How to Propagate Pothos: Best Guide for Beginners & 3 Mistakes to Avoid

how to propagate pothos plants

Editor’s note: Propagating plants is essential as plants are the key to healthy ecosystems. The following article shows how to propagate a pothos plant. It’s an excellent plant to learn from, and use this skill to create more plants for free.

Propagating pothos is a fast, cheap, and easy way to get more houseplants. This beginner-friendly vine is a vigorous grower and will benefit from a regular trim. Our how to propagate pothos guide will discuss the best methods with easy-to-follow step-by-step instructions.

Getting Started

Before getting started, here are some essential tips for propagating your pothos successfully.

Materials You Will Need

You only need a few supplies to propagate pothos, and you can easily pick them up from a hardware store or gardening center.

Here’s a quick shopping list:

  • Sharp pair of scissors or pruning shears;
  • Small glass or jar (if propagating in water);
  • Pot with drainage holes;
  • Chunky soil mix is made from fresh potting soil, perlite, and coco coir.

Tip: Pothos cuttings root very fast and don’t usually need rooting hormone. 

When to Propagate Pothos

You can propagate pothos all year round. For best results, try propagating pothos in spring and summer, when the plant is actively growing. Pothos cuttings grow roots faster during the brighter, warmer months and will root slower in winter. 

Tip: The same method can be used to propagate all types of pothos. This includes the classic golden pothos and varieties such as Marble Queen, Pearls and Jade, Neon Pothos, Manjula, Cebu Blue, and even Satin Pothos (Scindapsus pictus).  

How Many Pothos Cuttings Do You Need?

To make a bushy pothos plant, you will need at least 3-4 cuttings per pot. For a 6-inch pot, five cuttings should be enough. This will give the roots space to develop and give the pothos a fuller look. 

Tip: You can propagate pothos from a cutting without leaves. As long as the stem is at least 2 inches long and has a growth node with a visible aerial root, you can put it in soil or water, and new roots will grow. 

How to Cut the Pothos Vine for Propagation

showing how to cut pothos vine for propagation

Start by untangling your pothos plant, and pick 3-4 of the longest vines for propagation. Each vine should have at least 6-7 leaves. 

You can either cut a long vine into single-node sections or take individual cuttings from several vines. All leaves should be healthy, with no pests or diseases, so check them thoroughly before taking any cuttings.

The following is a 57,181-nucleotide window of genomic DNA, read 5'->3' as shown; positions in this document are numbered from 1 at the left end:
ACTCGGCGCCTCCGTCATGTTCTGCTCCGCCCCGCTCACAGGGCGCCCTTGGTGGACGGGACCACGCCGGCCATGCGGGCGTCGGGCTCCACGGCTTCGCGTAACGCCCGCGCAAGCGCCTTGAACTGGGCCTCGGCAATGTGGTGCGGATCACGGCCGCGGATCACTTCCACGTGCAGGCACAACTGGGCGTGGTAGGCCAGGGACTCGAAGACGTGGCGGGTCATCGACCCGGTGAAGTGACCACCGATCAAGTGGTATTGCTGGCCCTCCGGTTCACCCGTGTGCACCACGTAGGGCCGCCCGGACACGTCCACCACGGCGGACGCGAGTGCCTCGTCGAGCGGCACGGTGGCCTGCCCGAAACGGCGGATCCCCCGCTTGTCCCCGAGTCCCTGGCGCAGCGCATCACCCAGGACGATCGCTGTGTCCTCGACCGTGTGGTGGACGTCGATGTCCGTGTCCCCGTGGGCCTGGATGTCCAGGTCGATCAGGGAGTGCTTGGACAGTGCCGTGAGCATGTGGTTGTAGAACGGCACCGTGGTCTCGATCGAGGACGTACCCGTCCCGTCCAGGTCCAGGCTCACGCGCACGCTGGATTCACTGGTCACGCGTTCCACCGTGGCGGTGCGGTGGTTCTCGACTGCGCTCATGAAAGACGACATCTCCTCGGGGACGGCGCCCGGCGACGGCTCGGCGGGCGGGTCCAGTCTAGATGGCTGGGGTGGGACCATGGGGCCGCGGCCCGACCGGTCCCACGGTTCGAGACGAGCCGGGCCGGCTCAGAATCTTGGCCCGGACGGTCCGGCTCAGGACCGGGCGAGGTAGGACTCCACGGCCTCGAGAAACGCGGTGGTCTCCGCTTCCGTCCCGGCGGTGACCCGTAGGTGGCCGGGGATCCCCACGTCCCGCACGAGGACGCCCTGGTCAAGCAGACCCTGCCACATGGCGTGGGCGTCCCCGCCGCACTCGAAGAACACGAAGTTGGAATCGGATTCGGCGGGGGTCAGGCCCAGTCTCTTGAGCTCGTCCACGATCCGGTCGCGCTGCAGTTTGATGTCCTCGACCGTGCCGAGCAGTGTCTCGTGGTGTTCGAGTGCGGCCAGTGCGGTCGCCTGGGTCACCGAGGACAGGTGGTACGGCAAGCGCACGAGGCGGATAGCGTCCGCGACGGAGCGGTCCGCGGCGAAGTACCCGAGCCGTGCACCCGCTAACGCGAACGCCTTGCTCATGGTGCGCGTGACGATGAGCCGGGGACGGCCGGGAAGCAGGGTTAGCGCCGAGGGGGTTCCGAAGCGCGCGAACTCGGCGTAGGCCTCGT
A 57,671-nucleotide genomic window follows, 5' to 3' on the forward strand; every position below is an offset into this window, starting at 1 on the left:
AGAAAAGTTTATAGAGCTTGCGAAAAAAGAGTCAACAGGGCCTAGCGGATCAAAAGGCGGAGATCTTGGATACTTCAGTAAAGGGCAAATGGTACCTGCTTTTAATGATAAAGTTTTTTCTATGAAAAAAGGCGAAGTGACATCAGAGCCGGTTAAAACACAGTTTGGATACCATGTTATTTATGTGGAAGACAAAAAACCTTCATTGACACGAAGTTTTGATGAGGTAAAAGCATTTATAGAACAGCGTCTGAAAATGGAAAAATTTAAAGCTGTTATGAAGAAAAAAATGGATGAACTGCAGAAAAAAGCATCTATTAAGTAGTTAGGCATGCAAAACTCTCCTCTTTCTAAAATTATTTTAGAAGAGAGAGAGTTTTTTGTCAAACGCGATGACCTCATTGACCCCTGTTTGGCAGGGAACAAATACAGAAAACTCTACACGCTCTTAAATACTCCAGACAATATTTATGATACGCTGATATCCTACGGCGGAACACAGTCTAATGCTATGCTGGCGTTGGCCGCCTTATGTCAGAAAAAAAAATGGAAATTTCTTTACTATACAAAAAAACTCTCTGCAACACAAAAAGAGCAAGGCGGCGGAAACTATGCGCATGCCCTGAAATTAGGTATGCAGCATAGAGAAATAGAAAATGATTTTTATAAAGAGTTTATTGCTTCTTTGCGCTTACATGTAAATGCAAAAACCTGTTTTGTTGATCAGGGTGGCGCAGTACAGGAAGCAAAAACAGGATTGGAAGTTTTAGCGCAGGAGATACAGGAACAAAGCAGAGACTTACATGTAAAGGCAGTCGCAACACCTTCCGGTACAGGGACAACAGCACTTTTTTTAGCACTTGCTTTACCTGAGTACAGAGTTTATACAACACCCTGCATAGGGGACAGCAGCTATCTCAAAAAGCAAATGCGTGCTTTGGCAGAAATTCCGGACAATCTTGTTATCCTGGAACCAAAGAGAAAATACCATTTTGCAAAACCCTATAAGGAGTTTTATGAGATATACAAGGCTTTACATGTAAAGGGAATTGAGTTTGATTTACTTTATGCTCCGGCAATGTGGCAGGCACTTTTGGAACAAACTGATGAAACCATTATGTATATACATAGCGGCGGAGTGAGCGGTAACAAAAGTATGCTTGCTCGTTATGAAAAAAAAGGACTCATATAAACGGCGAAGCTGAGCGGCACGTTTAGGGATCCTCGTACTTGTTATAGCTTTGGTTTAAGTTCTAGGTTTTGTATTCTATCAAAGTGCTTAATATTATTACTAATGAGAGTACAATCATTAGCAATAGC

Next, locate the growth node on the vine. It will look like a small lump where the leaf petiole joins the main stem with a woody aerial root. 

Take your scissors or pruning shears and wipe them with isopropyl alcohol to disinfect the blade. Cut the pothos vine at an angle, half an inch above and below the node. That’s it: you now have a pothos cutting! 

Tip: Never cut more than ⅔ of the pothos plant. If you miss too much, the parent plant can go into shock and take several months to start growing leaves again. 

Step-By-Step Guide for How to Propagate Pothos

The easiest pothos propagation methods are rooting cuttings in water or soil. Here’s what you need to do. 

Propagating Cuttings in Water

  1. Use a sharp, sterilized blade and cut the pothos vine ½ an inch above and below the growth node.
  2. Cut at least three cuttings per pot for a bushy pothos plant
  3. Half-fill a glass with room temperature water.
  4. Put your pothos cuttings in the glass, ensuring that the growth node is submerged, but the leaves stay above the water level.
  5. Keep your glass of cuttings in a warm, bright room but away from direct sunlight. 
  6. Change the water in the glass once every 5 to 7 days to prevent algae and bacteria buildup.
  7. After 7 to 10 days, the cutting will grow roots.
  8. Wait until the roots are at least 2 inches long, or another 3-4 weeks. Then, transplant your rooted pothos cuttings into a well-draining, chunky soil mix, and water them well.  

Tip: Pothos cuttings can speed up water propagation for other plants. Their roots release water-soluble hormones that promote cell division and rapid root growth. So if you’re propagating other houseplants in water, put 1-2 pothos cuttings in the same glass. 

Time Lapse of Pothos Propagation in Water

This video is a time lapse that will show you what the various stages of root growth will look like.

Propagating Cuttings in Soil

  1. Cut the pothos vine half an inch above and below the growth node, using a shard, sterilized blade.
  2. Take a pot with drainage holes and fill it with a chunky soil mix.
  3. Stick each cutting in the soil one inch deep and gently press the soil around it so that the cutting sits upright.
  4. Water the soil slowly and evenly until the water starts dripping through the drainage hole.
  5. Put the pot in a warm, bright room, and keep the soil moist.
  6. Pothos cuttings take longer to root in the soil. After 3-4 weeks, give them a light pull. If you encounter resistance, it means that the cuttings have developed roots. 

Water vs. Soil Propagation: Which Is Best?